As probably some of you know, I've been based in Plovdiv for almost 2 years now. Our team has dedicated countless hours and efforts as journalists here to make Bulgaria's second largest city a more transparent place, expose shady deals and help the civic community. We are, I believe, making the city a better place, step by step.
But there is lots more to be done. In the past 2 years, Plovdiv has been run into the ground. Procurement deals, land swaps, favors to friendly inner circles, you name it: the mayor and his clique have done everything possible to stop the momentum the city enjoyed after being a capital of culture in 2019. As a result of this incompetence, the same mayor leaves the city saddled with debt, almost bankrupt, blocked by several big directionless projects, with nothing done regarding the major challenge of city transport and inner rail, to say nothing of the airport.
You might guess voters would want to stop this - the mayor in question has distanced himself from GERB (or any other party), yet it is clear who kept him in power for so long. But you would be wrong.
Politics is not always a place for sensible people. It's the domain of passion, manipulation and make-believe. It's not a garden, but a jungle. The winners are rarely the ones with the best intentions.
In last week's local elections, GERB won Plovdiv - and handsomely at that. It appears they will not only have a mayor but will be able to run the local council with several smaller partners who hurriedly sold themselves the day after the elections. This makes the city a curious case on the map.
There is a serious chance the other two biggest cities - Sofia and Varna, might slip more or less from GERB's embrace. Sofia will almost surely do so, Varna just might.
But here is why I didn't talk about them. Those two are the exceptions, not the rule. Bulgaria is a lot more like Plovdiv than Sofia.
After falling out of love with Borissov's party 3 years ago, the mass mood has obviously changed. It's not so much that people went to the polls countless times but more the non-coalition that governs with the support of GERB. The main thing it achieved, as these elections showed, is that it normalized voting for GERB again. There was a time a while ago, when that was something to be ashamed of. It was like sex in a puritan commune: people did it, but kept it quiet. No more.
For one, they are tired of change when they see nothing of substance being changed. And for two, for all the beautiful talk of "new beginnings", people would rather not risk it in the places they live in.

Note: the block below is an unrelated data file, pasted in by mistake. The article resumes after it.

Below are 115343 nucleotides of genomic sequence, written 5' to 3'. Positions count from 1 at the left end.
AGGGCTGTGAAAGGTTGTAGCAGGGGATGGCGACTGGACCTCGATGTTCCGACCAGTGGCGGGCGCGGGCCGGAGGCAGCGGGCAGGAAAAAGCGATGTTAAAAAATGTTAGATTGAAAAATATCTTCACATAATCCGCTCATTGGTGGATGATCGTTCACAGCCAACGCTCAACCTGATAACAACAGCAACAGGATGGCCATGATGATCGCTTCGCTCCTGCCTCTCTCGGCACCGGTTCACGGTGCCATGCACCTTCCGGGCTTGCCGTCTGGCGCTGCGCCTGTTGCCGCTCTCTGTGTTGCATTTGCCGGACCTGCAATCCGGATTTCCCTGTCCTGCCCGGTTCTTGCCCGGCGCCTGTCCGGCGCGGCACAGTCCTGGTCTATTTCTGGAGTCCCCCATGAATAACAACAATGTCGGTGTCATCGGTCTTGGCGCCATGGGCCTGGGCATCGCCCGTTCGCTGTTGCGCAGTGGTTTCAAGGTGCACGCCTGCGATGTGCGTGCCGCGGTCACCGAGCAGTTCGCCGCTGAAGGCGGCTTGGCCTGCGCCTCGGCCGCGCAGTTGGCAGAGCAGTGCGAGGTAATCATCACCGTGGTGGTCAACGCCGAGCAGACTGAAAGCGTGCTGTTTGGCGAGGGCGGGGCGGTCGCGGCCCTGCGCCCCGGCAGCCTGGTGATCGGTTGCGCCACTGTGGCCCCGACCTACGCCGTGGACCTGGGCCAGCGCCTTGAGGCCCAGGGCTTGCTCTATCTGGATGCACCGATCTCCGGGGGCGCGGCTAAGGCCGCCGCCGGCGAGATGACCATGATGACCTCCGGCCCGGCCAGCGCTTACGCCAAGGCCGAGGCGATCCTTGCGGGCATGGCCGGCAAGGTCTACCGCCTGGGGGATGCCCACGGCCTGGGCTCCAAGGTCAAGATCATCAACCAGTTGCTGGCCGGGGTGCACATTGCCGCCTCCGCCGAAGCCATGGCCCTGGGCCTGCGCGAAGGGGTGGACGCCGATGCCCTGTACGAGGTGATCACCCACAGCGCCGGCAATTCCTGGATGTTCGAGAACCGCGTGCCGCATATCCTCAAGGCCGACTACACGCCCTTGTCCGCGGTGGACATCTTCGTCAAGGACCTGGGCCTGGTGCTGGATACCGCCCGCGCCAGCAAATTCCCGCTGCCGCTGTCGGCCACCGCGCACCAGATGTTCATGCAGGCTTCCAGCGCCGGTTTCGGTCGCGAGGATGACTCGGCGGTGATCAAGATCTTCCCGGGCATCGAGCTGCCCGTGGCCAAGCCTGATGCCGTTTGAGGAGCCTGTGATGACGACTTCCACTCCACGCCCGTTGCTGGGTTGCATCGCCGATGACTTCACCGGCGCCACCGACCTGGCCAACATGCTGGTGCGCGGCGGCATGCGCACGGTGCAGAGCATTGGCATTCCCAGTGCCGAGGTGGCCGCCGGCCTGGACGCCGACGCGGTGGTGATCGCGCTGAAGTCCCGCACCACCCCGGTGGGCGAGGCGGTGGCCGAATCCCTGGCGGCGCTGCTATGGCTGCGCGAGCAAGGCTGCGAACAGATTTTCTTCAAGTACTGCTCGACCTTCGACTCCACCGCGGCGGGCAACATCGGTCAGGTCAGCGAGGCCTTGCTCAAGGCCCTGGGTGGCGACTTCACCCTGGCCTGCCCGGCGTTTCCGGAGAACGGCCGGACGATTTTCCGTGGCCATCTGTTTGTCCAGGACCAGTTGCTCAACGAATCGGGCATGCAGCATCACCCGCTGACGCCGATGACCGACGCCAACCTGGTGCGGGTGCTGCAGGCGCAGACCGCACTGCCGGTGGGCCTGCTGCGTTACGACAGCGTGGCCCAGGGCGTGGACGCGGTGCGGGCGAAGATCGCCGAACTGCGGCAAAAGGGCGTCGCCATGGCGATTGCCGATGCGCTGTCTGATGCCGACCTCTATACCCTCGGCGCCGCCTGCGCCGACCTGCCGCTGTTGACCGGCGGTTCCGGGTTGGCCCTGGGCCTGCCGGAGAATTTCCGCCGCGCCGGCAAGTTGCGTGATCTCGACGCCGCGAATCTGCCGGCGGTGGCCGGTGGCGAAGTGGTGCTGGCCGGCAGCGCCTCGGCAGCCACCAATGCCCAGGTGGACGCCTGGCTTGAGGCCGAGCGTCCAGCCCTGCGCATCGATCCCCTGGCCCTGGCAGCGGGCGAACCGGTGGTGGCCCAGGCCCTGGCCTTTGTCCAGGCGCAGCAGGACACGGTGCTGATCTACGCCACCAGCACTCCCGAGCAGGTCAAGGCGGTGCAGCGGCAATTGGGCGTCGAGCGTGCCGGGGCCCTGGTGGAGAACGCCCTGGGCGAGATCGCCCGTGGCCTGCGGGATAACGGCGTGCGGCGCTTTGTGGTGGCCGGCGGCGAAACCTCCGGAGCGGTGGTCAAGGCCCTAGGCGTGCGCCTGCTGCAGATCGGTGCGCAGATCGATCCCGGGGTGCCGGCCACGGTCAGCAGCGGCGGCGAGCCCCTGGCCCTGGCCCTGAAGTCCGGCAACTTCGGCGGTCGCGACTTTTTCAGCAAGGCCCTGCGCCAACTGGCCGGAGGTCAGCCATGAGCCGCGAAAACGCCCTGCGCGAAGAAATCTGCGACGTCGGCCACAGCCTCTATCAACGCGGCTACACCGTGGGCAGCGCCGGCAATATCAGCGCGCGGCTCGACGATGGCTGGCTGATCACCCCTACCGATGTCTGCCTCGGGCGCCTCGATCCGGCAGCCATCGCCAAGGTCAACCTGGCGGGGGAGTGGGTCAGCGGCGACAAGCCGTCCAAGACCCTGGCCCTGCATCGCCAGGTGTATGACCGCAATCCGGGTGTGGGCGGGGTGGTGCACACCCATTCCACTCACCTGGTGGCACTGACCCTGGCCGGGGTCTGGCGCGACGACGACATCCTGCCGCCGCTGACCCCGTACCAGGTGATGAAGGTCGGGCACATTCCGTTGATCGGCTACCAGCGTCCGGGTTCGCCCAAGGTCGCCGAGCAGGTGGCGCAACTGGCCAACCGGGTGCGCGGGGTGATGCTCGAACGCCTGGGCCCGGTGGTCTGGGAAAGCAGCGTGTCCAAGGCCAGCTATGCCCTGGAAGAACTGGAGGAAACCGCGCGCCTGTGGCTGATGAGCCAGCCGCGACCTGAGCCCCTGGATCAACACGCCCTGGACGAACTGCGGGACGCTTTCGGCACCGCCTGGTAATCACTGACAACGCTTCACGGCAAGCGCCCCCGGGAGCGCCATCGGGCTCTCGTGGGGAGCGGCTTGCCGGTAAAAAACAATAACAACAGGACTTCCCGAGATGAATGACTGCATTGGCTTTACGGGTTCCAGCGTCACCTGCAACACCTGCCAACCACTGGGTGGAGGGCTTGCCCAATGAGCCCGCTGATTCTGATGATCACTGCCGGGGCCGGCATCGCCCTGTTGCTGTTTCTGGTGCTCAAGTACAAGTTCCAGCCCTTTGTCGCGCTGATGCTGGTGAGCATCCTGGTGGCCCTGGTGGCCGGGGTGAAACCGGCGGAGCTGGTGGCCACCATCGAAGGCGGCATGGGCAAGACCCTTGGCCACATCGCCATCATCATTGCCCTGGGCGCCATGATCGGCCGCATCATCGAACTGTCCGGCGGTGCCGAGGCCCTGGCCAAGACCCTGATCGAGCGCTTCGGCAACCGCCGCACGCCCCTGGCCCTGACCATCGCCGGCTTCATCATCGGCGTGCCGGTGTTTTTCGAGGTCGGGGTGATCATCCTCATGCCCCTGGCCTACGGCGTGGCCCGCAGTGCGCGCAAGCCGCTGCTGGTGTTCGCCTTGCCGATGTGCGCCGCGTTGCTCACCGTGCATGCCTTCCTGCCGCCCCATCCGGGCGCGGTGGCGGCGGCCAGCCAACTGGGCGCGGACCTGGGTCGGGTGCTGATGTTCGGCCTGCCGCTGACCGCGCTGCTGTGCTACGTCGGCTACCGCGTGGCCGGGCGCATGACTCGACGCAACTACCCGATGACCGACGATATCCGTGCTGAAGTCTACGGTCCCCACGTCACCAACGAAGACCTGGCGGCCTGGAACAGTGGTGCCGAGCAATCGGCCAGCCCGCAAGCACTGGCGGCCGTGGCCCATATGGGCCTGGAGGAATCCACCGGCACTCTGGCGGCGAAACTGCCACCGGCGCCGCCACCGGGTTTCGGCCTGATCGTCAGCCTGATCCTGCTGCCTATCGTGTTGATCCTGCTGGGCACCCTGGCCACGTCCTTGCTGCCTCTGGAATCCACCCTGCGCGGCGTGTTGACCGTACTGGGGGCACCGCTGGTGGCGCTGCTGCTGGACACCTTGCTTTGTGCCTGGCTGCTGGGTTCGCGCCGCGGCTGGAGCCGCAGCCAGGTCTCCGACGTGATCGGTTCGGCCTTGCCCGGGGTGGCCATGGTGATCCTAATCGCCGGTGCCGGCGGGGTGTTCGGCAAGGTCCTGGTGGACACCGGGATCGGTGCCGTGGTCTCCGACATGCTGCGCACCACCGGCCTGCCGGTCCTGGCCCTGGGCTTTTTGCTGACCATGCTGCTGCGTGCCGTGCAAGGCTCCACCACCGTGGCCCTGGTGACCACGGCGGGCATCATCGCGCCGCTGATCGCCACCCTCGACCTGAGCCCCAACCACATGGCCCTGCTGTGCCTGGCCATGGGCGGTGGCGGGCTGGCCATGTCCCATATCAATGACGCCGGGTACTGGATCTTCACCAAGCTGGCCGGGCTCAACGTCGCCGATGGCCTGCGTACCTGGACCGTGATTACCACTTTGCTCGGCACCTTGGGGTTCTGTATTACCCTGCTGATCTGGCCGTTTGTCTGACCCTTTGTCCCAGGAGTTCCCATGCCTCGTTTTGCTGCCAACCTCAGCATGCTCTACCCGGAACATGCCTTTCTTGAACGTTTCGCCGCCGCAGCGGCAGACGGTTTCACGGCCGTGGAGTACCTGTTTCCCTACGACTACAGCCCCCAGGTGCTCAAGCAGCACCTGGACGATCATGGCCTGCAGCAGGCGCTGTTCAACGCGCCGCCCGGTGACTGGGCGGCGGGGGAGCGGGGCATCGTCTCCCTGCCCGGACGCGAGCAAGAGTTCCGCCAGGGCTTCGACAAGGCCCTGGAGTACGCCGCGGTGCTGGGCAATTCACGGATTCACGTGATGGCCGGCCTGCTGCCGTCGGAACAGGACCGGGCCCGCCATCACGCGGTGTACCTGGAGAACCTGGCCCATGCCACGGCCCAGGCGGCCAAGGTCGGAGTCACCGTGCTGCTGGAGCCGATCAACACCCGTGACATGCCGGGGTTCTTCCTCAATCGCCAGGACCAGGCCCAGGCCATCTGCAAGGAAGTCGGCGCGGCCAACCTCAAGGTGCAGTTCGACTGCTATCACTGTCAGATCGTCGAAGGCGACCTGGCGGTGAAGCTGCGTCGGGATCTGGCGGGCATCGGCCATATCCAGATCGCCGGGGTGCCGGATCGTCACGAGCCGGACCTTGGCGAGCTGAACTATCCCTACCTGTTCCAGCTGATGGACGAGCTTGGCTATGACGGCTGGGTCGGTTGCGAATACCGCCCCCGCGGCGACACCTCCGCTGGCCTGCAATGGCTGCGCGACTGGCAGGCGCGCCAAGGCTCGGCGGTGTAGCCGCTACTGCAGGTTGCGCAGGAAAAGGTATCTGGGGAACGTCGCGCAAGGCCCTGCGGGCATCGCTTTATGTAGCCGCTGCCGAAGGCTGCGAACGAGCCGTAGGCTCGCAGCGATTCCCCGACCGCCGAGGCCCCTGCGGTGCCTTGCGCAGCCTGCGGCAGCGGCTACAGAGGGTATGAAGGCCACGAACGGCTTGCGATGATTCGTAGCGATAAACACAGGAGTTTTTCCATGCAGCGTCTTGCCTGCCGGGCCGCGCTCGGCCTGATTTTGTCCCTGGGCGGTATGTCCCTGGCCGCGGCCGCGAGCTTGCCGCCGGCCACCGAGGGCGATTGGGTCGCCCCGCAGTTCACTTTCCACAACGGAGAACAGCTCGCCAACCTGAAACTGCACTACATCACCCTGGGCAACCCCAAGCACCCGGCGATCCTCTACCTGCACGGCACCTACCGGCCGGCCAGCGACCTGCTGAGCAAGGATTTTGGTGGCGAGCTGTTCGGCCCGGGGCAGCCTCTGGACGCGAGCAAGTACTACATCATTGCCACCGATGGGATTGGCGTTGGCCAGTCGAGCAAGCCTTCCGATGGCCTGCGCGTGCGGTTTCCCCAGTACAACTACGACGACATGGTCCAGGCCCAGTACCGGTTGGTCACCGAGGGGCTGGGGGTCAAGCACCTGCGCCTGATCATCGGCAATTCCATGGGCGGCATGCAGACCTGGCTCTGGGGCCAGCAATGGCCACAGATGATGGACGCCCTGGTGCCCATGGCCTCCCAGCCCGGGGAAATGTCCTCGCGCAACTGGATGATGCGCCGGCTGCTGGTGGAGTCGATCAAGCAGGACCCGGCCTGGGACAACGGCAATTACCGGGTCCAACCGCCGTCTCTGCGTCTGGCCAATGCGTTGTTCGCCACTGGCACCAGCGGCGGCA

So GERB will end up winning most of the cities they compete for just as they won Plovdiv: through a combination of promises, distortions of the truth, back deals and Boyko Borissov's star power.
That's not to say that WCC-DB didn't change the local map - they will challenge GERB in many local councils and have a bigger say at local level if not in any dramatic way. But Sofia can be their big lever for changing that.
It's going to be another 4 years before we know if that happens.
This newsletter is helped by:
1. Politics this week:Remember: this is still a captured territory
A few minutes after you opened our newsletter last week, a wild saga unraveled, leaving a lasting mark on the first round of elections for mayors and councilors. Yes, it is the story of how the election authorities, triggered by a report by the security services and encouraged by irresponsible and selfish politicians, effectively killed off machine voting at the last possible moment, causing mass uproar, popular disenchantment and contributing to the ever deeper mistrust in elections among voters.
The result is clear: another extremely low turnout, hundreds of thousands of void ballots and the sabotage of the election of municipal councilors who will be controlling our towns, cities and villages for the next four years.
After getting what he wanted GERB's Boyko Borissov - who has persistently hinted at the possibility of his party bringing down the government - made the most flagrant nod that this might happen sooner rather than later. On Thursday, he announced a national council of the party would be convened near Lovech for next week, where GERB will decide whether to remain part of the rotational cabinet of Denkov-Gabriel or leave it.
"I'll watch closely who does what on Sunday. This will determine the policy of our party. Everywhere the people of GERB are raising their voice against the outrageous actions [of WCC-DB]," Borissov said.
The conference of the party will take place from Thursday to Saturday, so we will keep you posted on their decision.
2. Economy:The land of the launderers